The passage. chamber or compartment 5 as shown most clearly in Figs. 2 and 3 has 'the four walls 10. ll. 12, 13, though any other suitable shape or form may be prorided. Within said passage. chamber or compartment and at a suitable height there are provided one, two or more series of spraying devices which in this embodiment of our invention are typified as nozzles 14 of the-general type disclosed in the patent to Eneas. No. 1.101 264, dated June 23. 1914. Desirably a plurality of series of spraying nozzles are provided and suchthat the water can be delivered throu h one or more series as provided, su-itab e valves provided and not herein shown at 3 and as indicatedhy'.

found 137 has metallic side the arrangement is .17 and the location of the nozzles is preferably that indicated in Fig. wherefrom it will appear that the nozzles are not directly superposed and the streams therefrom do not interfere.

The water discharged from the nozzles is in the form of very finely divided particles so as to constitute substantially a mist particularly in the upper part 18 of the chamber Sviewing Figs. 1 and 2. It will be noted. that by the arrangement of chambels and nozzles as herein disclosed the warmea haust air is subjected to the cooling effect of the sprav water during the first partof the travel of the air after leaving the generator and before it passes to the :return chambers. .u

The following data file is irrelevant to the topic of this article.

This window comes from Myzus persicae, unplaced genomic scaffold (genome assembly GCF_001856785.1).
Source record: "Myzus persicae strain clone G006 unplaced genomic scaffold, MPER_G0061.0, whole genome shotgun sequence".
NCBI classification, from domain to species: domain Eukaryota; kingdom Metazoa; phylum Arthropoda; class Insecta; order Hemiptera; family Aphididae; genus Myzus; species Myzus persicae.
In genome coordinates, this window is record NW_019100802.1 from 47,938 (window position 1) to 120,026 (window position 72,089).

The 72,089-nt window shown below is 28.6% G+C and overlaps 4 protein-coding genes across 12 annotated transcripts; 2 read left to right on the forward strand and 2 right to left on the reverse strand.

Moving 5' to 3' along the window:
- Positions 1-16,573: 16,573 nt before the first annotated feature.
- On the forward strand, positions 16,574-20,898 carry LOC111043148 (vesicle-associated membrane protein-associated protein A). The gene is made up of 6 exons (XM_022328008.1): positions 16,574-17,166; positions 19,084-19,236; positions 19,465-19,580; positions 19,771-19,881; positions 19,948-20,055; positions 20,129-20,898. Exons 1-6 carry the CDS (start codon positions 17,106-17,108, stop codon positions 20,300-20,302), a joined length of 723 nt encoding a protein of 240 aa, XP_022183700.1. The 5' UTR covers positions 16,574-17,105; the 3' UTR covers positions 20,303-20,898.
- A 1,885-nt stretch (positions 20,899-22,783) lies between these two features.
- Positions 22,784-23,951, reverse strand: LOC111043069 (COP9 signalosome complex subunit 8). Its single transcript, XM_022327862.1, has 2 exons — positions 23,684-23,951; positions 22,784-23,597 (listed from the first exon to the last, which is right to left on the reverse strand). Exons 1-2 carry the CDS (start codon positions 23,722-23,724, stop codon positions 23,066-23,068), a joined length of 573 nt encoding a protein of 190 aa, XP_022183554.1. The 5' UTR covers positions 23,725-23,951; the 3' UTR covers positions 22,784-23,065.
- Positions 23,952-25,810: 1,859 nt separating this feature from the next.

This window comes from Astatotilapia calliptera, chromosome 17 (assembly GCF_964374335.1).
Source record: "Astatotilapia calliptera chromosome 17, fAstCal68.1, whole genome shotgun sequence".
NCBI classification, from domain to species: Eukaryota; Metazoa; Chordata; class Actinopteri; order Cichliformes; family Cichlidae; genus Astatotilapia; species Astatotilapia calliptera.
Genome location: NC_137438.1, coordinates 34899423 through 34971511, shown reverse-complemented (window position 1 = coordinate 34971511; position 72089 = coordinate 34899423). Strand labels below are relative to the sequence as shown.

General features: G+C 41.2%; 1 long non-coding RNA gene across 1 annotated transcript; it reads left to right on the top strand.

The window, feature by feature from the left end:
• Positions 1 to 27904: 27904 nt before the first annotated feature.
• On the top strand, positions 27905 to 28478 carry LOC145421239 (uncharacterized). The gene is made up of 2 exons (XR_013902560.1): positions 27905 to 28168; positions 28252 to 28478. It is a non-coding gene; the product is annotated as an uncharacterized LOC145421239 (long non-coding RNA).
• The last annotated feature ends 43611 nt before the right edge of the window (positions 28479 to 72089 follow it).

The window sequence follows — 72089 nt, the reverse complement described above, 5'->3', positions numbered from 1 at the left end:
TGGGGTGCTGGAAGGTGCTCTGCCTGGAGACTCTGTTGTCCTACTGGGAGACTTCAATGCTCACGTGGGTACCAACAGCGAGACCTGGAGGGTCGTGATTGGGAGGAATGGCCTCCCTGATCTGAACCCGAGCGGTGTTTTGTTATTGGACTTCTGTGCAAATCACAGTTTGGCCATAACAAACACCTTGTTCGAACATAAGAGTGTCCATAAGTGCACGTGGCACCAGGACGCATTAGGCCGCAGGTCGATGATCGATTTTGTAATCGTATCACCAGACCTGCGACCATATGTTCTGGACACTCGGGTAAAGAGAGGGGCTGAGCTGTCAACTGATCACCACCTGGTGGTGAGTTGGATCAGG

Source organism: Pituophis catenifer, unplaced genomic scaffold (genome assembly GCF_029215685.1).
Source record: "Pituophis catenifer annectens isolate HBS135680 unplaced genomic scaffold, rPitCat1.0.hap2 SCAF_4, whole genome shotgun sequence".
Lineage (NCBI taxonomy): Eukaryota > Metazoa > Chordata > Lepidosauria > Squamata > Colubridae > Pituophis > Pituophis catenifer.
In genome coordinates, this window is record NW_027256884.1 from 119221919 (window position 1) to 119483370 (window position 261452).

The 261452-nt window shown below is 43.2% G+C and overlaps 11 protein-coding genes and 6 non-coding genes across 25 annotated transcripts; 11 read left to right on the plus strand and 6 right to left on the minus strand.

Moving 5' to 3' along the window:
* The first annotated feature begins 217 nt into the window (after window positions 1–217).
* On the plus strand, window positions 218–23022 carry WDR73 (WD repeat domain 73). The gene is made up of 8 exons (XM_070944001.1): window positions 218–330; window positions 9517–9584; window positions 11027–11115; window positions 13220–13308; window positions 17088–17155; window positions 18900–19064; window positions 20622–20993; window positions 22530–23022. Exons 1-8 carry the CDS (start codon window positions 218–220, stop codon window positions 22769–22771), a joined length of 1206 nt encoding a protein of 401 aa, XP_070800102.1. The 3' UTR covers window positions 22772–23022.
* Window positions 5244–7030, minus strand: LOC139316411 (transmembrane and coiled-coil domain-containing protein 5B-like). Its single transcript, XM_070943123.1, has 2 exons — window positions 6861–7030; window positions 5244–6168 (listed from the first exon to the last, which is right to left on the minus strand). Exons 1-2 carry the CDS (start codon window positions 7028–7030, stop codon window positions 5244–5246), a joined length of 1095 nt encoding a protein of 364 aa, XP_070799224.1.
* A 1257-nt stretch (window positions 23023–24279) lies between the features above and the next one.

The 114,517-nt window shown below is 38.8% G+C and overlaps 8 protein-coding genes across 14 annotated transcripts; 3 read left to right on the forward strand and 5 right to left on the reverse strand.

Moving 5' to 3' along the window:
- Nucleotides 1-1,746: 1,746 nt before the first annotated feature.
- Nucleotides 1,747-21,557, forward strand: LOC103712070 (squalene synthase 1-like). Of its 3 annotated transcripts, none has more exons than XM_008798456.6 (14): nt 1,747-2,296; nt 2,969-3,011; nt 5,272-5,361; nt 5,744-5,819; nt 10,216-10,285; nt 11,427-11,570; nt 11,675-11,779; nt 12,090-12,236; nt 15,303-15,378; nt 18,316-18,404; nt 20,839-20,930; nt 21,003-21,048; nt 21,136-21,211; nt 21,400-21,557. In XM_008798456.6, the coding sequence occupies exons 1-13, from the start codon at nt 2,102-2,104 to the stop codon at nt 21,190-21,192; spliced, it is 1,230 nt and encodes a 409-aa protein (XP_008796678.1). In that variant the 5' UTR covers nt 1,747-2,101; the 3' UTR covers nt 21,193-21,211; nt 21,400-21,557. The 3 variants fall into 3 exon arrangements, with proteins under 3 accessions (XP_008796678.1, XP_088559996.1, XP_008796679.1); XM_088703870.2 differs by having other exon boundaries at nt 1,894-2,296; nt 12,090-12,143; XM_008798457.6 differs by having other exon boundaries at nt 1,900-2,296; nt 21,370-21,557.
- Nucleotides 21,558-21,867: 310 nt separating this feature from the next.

thus minimizing: any tendency of heat absorption by the walls of the chambers.

The water discharged through the various nozzles '14 is discharged therefrom in a wide angle spray that is of substantially uniform homogeneity in transverse section. the water particles being extremely finely divided. and particularlv in the upper part 18 of the chamber 5 does the water exist as a fine mist filling the upper part of'said chamber but falling: thereth'mi-rgh with the descending air. In order, however to prevent any possibility of the passage of large drops of water to the generator or other mechanism or device to which the cooled and cleansed air passes. we nrovidea'nv suitable means and herein ha e represented a series 'of battle plates 19 shown most clearly in Fig. 2 as a series of sheet metal nlates'bent into substantially V form and preferably having edge flanges 20, 20 with perforations permitting: them to be strung upon a suitable number of rods'fll or otherwise held in place. These haflle'plato are placed sufiicicntlv close together to prr vent the passage o ame particles of water.